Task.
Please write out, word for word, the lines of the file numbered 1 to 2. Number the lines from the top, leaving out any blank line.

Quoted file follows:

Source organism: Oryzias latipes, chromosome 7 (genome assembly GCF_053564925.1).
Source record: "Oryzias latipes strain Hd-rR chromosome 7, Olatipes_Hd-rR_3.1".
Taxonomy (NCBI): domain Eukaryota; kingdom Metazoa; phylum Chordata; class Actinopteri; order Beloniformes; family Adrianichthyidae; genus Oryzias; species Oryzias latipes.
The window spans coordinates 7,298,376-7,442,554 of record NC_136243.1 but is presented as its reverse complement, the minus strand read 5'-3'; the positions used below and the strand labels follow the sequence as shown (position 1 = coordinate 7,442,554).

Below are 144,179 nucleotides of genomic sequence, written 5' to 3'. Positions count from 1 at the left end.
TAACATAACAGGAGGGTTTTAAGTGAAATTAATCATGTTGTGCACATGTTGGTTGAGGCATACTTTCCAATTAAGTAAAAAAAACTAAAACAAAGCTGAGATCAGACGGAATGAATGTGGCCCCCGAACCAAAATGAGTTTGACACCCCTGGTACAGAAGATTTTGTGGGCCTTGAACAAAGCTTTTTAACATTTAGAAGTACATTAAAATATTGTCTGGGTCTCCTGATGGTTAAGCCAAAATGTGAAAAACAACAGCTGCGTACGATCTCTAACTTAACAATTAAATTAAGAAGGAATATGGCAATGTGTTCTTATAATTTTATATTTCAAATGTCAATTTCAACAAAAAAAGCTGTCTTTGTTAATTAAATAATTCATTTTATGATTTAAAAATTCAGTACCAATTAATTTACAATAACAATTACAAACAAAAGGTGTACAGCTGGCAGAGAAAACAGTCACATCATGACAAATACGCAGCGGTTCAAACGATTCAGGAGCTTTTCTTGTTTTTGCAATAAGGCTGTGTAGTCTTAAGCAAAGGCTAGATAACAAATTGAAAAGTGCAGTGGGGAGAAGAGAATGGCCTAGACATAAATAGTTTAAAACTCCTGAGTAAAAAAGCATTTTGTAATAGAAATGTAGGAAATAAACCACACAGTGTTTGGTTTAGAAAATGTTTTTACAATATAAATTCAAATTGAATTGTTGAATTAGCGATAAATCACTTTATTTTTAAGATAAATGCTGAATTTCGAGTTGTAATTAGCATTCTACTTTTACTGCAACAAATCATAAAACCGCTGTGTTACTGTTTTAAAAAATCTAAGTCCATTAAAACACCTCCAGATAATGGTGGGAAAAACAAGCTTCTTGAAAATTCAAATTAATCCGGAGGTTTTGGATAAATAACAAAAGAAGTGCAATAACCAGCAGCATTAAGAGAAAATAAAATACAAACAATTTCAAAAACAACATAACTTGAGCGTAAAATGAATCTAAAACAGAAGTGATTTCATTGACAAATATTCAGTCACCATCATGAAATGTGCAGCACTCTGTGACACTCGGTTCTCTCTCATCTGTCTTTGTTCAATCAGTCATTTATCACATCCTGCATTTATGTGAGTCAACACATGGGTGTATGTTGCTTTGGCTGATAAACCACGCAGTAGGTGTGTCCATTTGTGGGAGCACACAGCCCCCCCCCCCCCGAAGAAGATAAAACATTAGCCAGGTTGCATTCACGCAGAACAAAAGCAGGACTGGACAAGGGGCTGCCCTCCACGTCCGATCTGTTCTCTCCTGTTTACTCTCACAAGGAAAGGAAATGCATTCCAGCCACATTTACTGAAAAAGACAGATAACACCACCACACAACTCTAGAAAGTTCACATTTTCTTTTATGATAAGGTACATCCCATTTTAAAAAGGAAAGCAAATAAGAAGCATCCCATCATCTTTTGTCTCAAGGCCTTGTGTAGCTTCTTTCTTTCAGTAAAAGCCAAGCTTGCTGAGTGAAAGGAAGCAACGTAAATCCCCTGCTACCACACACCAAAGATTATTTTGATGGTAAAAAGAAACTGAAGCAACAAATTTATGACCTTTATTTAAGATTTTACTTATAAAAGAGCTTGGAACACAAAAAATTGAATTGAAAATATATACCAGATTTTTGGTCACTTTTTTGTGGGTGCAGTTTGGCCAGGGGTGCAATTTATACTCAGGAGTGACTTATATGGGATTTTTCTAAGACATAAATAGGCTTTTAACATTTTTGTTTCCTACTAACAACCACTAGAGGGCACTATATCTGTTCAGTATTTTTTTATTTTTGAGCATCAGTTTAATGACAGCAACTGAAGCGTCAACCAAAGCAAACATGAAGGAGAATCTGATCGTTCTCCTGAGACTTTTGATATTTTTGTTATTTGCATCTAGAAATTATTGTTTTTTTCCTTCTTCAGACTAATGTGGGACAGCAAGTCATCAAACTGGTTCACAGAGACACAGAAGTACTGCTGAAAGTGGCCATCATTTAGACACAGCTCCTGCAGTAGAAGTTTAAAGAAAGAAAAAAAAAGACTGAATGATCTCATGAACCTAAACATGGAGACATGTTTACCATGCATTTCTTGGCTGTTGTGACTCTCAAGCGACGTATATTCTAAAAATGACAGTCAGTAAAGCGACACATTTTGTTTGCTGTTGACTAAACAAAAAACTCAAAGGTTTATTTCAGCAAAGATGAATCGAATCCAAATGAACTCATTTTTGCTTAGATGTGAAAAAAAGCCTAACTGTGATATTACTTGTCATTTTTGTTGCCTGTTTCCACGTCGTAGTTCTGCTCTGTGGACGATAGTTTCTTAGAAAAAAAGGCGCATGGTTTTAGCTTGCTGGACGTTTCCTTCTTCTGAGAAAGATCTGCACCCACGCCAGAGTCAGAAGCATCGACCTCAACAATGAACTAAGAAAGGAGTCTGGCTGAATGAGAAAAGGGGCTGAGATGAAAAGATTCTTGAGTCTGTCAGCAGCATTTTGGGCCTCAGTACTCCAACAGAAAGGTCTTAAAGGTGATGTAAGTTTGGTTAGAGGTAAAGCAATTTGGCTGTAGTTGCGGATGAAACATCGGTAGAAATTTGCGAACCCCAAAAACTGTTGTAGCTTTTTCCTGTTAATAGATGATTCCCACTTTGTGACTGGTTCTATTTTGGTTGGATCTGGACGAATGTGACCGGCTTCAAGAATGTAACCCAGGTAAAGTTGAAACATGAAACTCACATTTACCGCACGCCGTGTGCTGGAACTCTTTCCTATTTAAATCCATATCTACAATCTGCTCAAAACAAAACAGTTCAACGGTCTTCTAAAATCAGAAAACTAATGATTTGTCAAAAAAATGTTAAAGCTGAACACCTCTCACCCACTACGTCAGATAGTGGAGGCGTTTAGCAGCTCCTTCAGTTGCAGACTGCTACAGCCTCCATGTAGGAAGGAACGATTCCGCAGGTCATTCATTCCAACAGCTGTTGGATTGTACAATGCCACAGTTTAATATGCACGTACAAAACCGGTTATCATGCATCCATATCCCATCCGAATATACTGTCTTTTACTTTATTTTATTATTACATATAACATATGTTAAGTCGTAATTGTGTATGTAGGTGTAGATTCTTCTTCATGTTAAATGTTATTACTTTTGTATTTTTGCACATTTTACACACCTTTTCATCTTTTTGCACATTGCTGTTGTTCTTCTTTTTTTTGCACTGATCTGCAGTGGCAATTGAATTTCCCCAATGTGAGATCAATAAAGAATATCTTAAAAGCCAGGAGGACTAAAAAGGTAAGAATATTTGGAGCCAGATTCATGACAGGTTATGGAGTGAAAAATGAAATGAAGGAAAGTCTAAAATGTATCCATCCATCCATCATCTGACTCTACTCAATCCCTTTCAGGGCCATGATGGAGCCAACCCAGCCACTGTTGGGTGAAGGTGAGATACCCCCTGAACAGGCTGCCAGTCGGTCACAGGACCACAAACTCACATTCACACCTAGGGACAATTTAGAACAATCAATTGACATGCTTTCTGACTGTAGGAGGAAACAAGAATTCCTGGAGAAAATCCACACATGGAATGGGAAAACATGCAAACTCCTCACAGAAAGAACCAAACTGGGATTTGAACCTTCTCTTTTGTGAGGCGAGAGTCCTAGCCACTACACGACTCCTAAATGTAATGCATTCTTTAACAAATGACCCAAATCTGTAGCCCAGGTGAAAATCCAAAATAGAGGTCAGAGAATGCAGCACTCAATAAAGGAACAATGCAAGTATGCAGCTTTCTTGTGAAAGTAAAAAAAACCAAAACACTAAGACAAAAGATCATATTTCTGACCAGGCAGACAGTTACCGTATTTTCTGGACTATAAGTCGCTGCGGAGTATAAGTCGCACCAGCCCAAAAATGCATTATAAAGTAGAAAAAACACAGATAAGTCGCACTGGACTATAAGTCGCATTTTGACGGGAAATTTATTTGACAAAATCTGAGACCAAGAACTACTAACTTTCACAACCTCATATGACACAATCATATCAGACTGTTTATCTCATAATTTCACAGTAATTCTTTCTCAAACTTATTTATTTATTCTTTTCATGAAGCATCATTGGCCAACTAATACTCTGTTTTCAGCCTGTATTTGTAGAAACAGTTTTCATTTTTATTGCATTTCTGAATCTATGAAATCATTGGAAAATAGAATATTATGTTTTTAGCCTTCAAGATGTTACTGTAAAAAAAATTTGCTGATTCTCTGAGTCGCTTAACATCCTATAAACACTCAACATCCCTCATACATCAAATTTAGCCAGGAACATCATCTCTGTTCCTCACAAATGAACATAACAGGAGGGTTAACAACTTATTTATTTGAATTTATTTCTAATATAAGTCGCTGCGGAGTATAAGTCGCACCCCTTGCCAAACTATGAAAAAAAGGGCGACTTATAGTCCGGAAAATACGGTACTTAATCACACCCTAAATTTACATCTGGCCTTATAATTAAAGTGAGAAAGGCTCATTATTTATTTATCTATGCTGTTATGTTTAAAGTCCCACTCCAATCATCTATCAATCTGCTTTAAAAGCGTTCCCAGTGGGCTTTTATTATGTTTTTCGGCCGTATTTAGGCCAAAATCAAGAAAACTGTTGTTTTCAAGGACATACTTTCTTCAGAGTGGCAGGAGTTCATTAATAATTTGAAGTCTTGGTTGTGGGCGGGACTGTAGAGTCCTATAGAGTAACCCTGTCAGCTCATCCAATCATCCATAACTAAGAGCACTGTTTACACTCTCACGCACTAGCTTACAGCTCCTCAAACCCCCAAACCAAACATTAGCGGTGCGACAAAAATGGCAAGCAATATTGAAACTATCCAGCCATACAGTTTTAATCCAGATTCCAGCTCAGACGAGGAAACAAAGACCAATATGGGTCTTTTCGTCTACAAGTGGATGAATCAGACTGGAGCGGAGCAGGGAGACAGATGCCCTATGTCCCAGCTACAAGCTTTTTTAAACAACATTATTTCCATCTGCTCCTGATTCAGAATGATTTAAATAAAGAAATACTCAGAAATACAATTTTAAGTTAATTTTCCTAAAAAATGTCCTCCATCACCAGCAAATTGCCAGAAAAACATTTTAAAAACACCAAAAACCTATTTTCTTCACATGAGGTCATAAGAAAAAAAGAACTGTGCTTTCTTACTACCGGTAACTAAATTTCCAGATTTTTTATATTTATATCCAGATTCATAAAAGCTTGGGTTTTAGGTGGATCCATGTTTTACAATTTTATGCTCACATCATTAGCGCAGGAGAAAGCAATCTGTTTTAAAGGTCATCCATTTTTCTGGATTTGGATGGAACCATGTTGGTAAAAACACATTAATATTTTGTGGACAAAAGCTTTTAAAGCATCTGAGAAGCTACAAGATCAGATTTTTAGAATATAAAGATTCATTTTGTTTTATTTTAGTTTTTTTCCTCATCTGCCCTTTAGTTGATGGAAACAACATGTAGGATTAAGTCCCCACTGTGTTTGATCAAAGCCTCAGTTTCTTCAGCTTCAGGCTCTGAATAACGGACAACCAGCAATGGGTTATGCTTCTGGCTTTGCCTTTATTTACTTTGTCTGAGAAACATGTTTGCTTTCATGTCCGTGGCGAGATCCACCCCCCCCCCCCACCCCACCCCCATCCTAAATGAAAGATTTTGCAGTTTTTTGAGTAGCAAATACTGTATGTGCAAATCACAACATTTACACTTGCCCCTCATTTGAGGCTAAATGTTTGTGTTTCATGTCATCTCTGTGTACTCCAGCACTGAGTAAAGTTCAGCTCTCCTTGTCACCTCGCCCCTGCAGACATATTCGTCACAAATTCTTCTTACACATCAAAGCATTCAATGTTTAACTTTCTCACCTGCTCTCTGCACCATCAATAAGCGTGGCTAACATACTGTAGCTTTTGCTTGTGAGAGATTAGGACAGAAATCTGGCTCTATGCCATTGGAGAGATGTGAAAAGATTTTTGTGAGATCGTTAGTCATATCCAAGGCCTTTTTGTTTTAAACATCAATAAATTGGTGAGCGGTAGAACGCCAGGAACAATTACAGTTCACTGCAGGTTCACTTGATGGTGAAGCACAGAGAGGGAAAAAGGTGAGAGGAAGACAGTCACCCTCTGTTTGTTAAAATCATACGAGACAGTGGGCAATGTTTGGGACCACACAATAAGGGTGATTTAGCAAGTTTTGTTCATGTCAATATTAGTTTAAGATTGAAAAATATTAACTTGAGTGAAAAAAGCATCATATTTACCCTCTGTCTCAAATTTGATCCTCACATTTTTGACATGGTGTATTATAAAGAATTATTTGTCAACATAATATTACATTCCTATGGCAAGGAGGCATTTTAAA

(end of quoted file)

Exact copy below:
Source organism: Oryzias latipes, chromosome 7 (genome assembly GCF_053564925.1).
Source record: "Oryzias latipes strain Hd-rR chromosome 7, Olatipes_Hd-rR_3.1".